metallic edges around the palette are part of the modern-day
encasing used to make the palette stand upright
after the Horus Narmer, whose titulary appears on both its
faces, the Narmer Palette is a flat plate of schist about
64 centimetres in height. Its size, weight and decoration
suggest that it was a ceremonial palette.
Narmer Palette was found in Hierakonpolis, the ancient Pre-Dynastic
capital located in the south of Egypt, by the British archaeologist
J.E. Quibell during the excavation season of 1897/98. The
Palette was found along with other artefacts stemming from
the early beginnings of the recorded history of Ancient Egypt:
fragments of a ceremonial mace head belonging to Narmer and
some other mace head fragments inscribed with the name of
the Horus 'Scorpion', one of Narmer's predecessors. The exact
finding circumstances of the palette have not been noted and
there appears to be some contradictions in the publication
of Quibell's work at Hierakonpolis.
top of the palette is 'decorated' in a similar manner on both
sides: the name of the king is inscribed in a so-called serekh
in between two bovine heads
animal's heads are drawn from the front, which is rather uncharacteristic
of later Egyptian art. In most publications, these heads have
been described as cows' heads, interpreted as an early reference
to the cult of a cow-goddess, perhaps even Hathor. It is,
however, equally possible that the animals are bulls and that
they refer to the bull-like vigour of the king, a symbolism
that continues to be used throughout Ancient Egyptian history.
- Central scene
of the back of the palette is taken up by a finely carved
and highly detailed raised relief showing a king, undoubtedly
Narmer, ready to strike down a foe whom he grabs by the hair.
This pose would become typical in Ancient Egyptian art. He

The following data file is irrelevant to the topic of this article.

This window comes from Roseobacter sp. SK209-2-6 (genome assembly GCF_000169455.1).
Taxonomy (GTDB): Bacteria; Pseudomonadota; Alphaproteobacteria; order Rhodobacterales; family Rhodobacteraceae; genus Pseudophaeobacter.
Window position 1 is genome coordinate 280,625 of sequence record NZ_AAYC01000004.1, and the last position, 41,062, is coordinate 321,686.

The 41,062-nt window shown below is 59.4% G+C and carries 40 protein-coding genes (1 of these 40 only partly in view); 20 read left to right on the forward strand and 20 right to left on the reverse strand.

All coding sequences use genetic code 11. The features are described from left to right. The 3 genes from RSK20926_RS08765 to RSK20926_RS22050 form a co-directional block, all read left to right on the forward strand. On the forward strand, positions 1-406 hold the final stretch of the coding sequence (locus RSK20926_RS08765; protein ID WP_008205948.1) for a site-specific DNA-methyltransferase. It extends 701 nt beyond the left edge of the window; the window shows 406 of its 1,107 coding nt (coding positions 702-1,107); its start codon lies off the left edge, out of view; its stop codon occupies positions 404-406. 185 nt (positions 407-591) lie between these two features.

wears a short skirt, an animal's tail and the White Crown
normally associated with Upper Egypt.
him an apparently bald person holds the king's sandals in
his left hand and a basket in his right. The signs written
behind this man's head may denote his title, but their exact
reading and meaning are unsure. The fact that the king is
represented as barefooted and followed by a sandal-bearer
perhaps suggests a ritual nature for the scene depicted on
king's victim is kneeling before him, his arms flung next
to his body, as if to indicate that he was bound. Apart from
a girdle, he is represented naked. The contrast between the
naked victim and the clad king perhaps denotes that the victim
was considered barbaric. The two signs behind his head, probably
to be read as Wa-shi, could be the victim's name. If this
is indeed the case, then Narmer found him an opponent of such
importance that his name was to be perpetuated. It is not
entirely unlikely that this man was the leader of an important
group or community conquered by Narmer.
the victim's head, facing the king, a personified marshland
is represented: the left side of a piece of land or swamp
is decorated with the head of a man, somewhat reminiscent
of Narmer's victim. Out of that land, 6 papyrus plants are
growing, indicating that this land was a marshland. A falcon,
symbol of the king, is perched on top of the papyrus plants
and appears to draw the breath of life out of the nostrils
of the marshland's face.